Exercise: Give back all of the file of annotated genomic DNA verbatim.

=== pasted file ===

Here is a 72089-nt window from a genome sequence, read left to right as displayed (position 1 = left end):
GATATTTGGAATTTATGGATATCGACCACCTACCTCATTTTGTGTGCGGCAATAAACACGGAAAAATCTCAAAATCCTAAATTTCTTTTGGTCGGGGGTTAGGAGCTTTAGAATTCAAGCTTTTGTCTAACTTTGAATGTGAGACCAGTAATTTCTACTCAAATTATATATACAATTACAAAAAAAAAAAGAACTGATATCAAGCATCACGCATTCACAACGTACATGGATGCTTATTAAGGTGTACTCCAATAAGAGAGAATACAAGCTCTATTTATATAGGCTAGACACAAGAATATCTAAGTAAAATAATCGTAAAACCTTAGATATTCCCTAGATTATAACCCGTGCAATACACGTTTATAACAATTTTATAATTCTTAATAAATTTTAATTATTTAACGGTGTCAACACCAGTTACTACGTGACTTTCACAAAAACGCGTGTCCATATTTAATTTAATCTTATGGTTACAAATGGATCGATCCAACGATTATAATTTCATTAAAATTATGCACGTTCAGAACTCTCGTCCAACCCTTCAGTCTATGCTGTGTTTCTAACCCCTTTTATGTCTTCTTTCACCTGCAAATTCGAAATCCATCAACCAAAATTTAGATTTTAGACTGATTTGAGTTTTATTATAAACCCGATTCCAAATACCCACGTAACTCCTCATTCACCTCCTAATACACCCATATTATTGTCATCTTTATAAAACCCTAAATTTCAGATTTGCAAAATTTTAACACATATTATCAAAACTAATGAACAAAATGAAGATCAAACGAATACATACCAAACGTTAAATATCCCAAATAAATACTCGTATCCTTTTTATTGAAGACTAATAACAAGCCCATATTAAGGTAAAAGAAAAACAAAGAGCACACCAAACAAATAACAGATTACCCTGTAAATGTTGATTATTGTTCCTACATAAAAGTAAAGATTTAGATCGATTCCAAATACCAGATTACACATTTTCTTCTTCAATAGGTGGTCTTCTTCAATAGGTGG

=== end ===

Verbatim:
Here is a 72089-nt window from a genome sequence, read left to right as displayed (position 1 = left end):
GATATTTGGAATTTATGGATATCGACCACCTACCTCATTTTGTGTGCGGCAATAAACACGGAAAAATCTCAAAATCCTAAATTTCTTTTGGTCGGGGGTTAGGAGCTTTAGAATTCAAGCTTTTGTCTAACTTTGAATGTGAGACCAGTAATTTCTACTCAAATTATATATACAATTACAAAAAAAAAAAGAACTGATATCAAGCATCACGCATTCACAACGTACATGGATGCTTATTAAGGTGTACTCCAATAAGAGAGAATACAAGCTCTATTTATATAGGCTAGACACAAGAATATCTAAGTAAAATAATCGTAAAACCTTAGATATTCCCTAGATTATAACCCGTGCAATACACGTTTATAACAATTTTATAATTCTTAATAAATTTTAATTATTTAACGGTGTCAACACCAGTTACTACGTGACTTTCACAAAAACGCGTGTCCATATTTAATTTAATCTTATGGTTACAAATGGATCGATCCAACGATTATAATTTCATTAAAATTATGCACGTTCAGAACTCTCGTCCAACCCTTCAGTCTATGCTGTGTTTCTAACCCCTTTTATGTCTTCTTTCACCTGCAAATTCGAAATCCATCAACCAAAATTTAGATTTTAGACTGATTTGAGTTTTATTATAAACCCGATTCCAAATACCCACGTAACTCCTCATTCACCTCCTAATACACCCATATTATTGTCATCTTTATAAAACCCTAAATTTCAGATTTGCAAAATTTTAACACATATTATCAAAACTAATGAACAAAATGAAGATCAAACGAATACATACCAAACGTTAAATATCCCAAATAAATACTCGTATCCTTTTTATTGAAGACTAATAACAAGCCCATATTAAGGTAAAAGAAAAACAAAGAGCACACCAAACAAATAACAGATTACCCTGTAAATGTTGATTATTGTTCCTACATAAAAGTAAAGATTTAGATCGATTCCAAATACCAGATTACACATTTTCTTCTTCAATAGGTGGTCTTCTTCAATAGGTGG